Conspiracy Cafe

Conspiracy, alternative news, history, intelligence agencies

The Open Conspiracy

The Open Conspiracy: Blue Prints for a World Revolution was published in 1928 by H. G. Wells, when he was 62 years old. It was revised and expanded in 1930 with the additional subtitle A Second Version of This Faith of a Modern Man Made More Explicit and Plain. In 1931 a further revised edition appeared titled What Are We to Do with Our Lives? A final version appeared in 1933 under its original title. Many of its ideas are anticipated in Wells's 1926 novel The World of William Clissold.

The book is, in Wells's words, a "scheme to thrust forward and establish a human control over the destinies of life and liberate it from its present dangers, uncertainties and miseries." It proposes that largely as the result of scientific progress, a common vision of a world "politically, socially and economically unified" is emerging among educated and influential people, and that this can be the basis of "a world revolution aiming at universal peace, welfare and happy activity" that can result in the establishment of a "world commonwealth". This is to be achieved by "drawing together a proportion of all or nearly all the functional classes in contemporary communities in order to weave the beginnings of a world community out of their selection." This will ultimately "be a world religion."


In the original edition, Wells begins by discussing religion, arguing that its essence is the subordination of self. "Modern religion," according to Wells, is the application of this human characteristic to the realisation of "better order in human affairs." What is contemplated is not a stable order, but rather a dynamic, changing state of affairs in which scientific research and creative activity become the chief preoccupations of a humanity that has solved the problems of subsistence, population control, and the suppression of war.

Wells analyses anticipated sources of resistance to his Open Conspiracy in three lengthy chapters, and takes a hostile stance against the "false loyalties, false standards of honour, false religious associations" that are "vestiges of the ancient order" with which there can be no compromise.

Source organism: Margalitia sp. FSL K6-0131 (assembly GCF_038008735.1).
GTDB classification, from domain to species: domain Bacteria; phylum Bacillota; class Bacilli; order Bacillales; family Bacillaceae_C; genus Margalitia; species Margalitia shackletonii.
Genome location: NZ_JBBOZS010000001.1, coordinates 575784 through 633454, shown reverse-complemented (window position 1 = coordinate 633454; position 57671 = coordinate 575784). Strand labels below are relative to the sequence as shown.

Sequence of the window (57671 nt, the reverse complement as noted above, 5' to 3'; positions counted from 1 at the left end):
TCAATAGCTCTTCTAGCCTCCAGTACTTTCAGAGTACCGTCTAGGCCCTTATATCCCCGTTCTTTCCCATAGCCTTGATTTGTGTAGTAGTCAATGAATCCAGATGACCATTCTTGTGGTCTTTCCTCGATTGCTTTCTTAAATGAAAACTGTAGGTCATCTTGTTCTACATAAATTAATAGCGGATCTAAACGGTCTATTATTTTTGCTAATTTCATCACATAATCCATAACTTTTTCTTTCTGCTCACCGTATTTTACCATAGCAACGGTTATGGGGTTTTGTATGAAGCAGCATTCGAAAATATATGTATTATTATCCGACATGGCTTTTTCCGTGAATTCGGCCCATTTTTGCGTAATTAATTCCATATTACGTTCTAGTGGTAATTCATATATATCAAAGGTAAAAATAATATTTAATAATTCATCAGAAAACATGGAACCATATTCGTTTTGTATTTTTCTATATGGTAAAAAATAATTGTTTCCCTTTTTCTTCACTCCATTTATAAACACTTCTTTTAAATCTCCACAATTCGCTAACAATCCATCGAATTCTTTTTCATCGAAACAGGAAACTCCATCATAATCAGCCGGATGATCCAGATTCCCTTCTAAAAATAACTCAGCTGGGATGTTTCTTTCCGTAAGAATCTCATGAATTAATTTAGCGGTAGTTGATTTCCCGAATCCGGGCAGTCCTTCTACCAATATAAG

The Open Conspiracy's initial tasks are to be  explanation and propaganda, and  the organisation of open and explicit "refusal to serve in any war." Beyond that, he advocates the formation of thousands of ad hoc groups of all kinds, and anticipates that adherents of the movement will gradually separate themselves from existing society by forming their own schools and social life.

Wells proposes the following "broad essential requirements" for "independent initiatives in the Open Conspiracy": " The complete assertion . . . of the provision nature of existing governments . . . ;  The resolve to minimise . . . the conflicts of these governments;  The determination to replace private local or national ownership of at least credit, transport and staple production by a responsible world directorate . . . ;  The practical recognition of the necessity for world biological controls, for example, of population and disease;  The support of a minimum standard of individual freedom and welfare in the world; and  The supreme duty of subordinating the personal life to the creation of a world directorate capable of these tasks and to the general advancement of human knowledge, capacity and power."

While hoping that the progress of the movement can be pacifistic, Wells expresses a willingness to accept hardship and martyrdom if need be: "The vision of a world at peace and liberated for an unending growth of knowledge and power is worth every danger of the way."

Posted by George Freund on November 1, 2019 at 5:43 PM 157 Views